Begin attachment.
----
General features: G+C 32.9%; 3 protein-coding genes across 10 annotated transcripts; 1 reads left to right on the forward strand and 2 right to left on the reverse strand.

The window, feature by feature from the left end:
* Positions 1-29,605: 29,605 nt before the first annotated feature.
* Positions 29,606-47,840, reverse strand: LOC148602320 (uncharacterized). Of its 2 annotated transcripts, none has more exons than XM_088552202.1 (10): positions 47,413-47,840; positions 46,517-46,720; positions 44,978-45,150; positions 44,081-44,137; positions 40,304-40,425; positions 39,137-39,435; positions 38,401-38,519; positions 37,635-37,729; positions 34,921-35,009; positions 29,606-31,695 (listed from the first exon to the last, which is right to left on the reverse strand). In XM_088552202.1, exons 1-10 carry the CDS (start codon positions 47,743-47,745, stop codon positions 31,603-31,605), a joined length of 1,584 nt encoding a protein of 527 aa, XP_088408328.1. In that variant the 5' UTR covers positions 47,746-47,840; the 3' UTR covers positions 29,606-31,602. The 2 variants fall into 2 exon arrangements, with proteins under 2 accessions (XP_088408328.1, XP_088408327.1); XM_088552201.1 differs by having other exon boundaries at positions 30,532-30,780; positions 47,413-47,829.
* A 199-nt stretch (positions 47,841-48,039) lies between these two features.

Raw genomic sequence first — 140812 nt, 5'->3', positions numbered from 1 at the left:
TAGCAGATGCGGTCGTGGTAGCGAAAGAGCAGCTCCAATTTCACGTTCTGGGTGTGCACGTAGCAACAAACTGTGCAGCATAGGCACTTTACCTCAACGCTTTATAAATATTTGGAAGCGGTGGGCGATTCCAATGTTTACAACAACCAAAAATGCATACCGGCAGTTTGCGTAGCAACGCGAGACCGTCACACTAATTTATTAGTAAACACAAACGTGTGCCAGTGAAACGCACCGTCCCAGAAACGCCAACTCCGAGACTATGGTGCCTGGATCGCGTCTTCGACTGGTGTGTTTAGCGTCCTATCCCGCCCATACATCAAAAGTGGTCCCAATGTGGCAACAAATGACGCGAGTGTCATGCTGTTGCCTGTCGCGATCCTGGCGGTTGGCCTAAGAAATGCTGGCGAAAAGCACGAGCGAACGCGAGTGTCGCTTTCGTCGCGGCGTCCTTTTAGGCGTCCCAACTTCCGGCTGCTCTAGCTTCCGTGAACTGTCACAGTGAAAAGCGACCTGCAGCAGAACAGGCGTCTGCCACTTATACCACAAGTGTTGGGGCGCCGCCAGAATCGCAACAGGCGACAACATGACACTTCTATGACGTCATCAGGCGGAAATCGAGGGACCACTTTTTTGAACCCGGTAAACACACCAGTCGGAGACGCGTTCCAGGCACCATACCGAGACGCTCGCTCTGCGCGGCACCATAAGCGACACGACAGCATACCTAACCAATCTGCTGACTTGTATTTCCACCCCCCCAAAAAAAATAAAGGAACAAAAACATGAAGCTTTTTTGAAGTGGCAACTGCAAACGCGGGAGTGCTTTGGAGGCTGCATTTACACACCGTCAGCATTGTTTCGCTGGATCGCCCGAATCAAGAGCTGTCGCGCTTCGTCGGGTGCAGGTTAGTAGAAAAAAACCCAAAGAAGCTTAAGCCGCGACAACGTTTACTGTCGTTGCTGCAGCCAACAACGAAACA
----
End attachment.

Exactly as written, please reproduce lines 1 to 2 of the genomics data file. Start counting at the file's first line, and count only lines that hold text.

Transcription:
General features: G+C 32.9%; 3 protein-coding genes across 10 annotated transcripts; 1 reads left to right on the forward strand and 2 right to left on the reverse strand.

The window, feature by feature from the left end: